- Domain No. 1: Six of the AHRQ Patient Safety Indicators (PSIs), including pressure ulcers, foreign bodies left in after surgery, iatrogenic pneumothorax, postoperative physiologic or metabolic derangements, postoperative VTE, and accidental puncture/laceration.
- Domain No. 2: Central-line-associated bloodstream infections (CLABSI) and catheter-associated urinary tract infections (CAUTIs).
The domains will be weighted equally, and an average score will determine the total score. There will be some methodology for risk adjustment, and hospitals will be given a review and comment period to validate their own scores.
Most hospitalists have at least indirect control over many of these HACs,and all need to pay very close attention to their hospital’s rates of these now and in the future.
As we all know, the Hospital Readmission Reduction program went into effect October 2012; it placed 1% of CMS payments at risk. This will increase to 2% of payments as of October 2013. CMS will continue to use AMI, CHF, and pneumonia as the three conditions under which the readmissions are measured but will put in some methodology to account for planned readmissions.
In addition, in October 2014, they plan to add readmission rates for COPD and for hip/knee arthroplasty.
Hospitalists will continue to need to progress their transitions of care programs, at least for these five patients conditions but more likely (and more effectively) for all hospital discharges.
Currently more than 99% of acute-care hospitals participate in the pay-for-reporting quality program through CMS, the results of which have been displayed on the Hospital Compare website (www.hospitalcompare.hhs.gov) for years. The program started in 2004 with 10 quality metrics and now includes 57 metrics. These include process and outcome measures for AMI, CHF, and pneumonia, as well as process measures for surgical care, HACs, and patient-satisfaction surveys, among others.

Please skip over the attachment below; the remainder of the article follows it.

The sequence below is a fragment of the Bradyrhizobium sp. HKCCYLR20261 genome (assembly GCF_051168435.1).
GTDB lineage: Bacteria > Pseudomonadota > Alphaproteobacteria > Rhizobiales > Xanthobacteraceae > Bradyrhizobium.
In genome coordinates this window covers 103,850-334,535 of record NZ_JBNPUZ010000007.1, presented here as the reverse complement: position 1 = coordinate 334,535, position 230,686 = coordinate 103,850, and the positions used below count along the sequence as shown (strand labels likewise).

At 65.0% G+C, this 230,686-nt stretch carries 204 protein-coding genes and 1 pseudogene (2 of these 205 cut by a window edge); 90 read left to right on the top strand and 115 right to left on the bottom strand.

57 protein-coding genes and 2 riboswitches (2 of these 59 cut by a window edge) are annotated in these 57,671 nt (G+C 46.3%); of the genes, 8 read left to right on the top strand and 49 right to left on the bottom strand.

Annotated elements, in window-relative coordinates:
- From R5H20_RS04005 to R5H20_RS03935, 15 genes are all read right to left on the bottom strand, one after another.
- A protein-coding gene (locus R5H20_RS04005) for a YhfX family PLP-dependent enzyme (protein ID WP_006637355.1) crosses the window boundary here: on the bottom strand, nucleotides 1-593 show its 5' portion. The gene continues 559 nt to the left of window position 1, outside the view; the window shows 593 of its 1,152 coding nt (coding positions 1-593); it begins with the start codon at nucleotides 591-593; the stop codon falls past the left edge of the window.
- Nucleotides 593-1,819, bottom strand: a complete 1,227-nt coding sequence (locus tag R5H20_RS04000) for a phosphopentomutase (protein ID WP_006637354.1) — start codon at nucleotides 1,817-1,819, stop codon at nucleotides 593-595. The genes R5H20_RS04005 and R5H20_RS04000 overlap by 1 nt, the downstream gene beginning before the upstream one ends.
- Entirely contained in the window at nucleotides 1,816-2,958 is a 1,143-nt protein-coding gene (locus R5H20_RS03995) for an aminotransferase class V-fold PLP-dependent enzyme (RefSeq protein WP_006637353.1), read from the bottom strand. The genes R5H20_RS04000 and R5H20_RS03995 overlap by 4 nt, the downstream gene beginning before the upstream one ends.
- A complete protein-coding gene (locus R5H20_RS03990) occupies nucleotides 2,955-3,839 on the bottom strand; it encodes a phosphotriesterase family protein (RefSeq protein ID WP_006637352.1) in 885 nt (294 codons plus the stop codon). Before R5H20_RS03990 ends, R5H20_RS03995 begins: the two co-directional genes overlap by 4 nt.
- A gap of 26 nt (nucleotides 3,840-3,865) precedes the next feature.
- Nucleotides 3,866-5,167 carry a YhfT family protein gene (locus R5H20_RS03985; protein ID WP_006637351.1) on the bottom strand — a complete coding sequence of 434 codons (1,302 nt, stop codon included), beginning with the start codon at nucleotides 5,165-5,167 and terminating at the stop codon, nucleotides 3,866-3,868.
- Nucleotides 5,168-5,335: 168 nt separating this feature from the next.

This program will continue to expand over time, including hospital-acquired MRSA and Clostridium difficile rates. The few hospitals not participating will have their CMS annual payments reduced by 2%.
CMS is evaluating ways to reduce the burden of reporting by aligning EHR incentives with the Inpatient Quality Reporting program.
After an open commentary period, the Final Rule will be published Aug. 1, and will become effective for discharges on or after Oct. 1. Although CMS will continue to expand the total number of measures that need to be reported, and the penalties for non-reporting or low performance will continue to escalate, CMS is at least attempting to reduce the overall burden of reporting by combining measures and programs over time and using EHRs to facilitate the bulk of reporting over time.
The global message to hospitalists is: Continue to focus on reducing the burden of HACs, enhance throughput, and carefully and thoughtfully transition patients to the next provider after their hospital discharge. All in all, although at times this can feel overwhelming, these changes represent the right direction to move for high-quality and safe patient care.
Dr. Scheurer is a hospitalist and chief quality officer at the Medical University of South Carolina in Charleston. She is physician editor of The Hospitalist. Email her at [email protected].
- Centers for Medicare & Medicaid. Fact Sheets: CMS proposals to improve quality of care during hospital inpatient stays. Centers for Medicare & Medicaid website. Available at: www.cms.gov/apps/media/press/factsheet.asp?Counter=4586&intNumPerPage=10&checkDate=&checkKey=&srchType=1&numDays=3500&srchOpt=0&srchData=&keywordType=All&chkNewsType=6&intPage=&showAll=&pYear=&year=&desc=&cboOrder=date. Accessed May 1, 2013.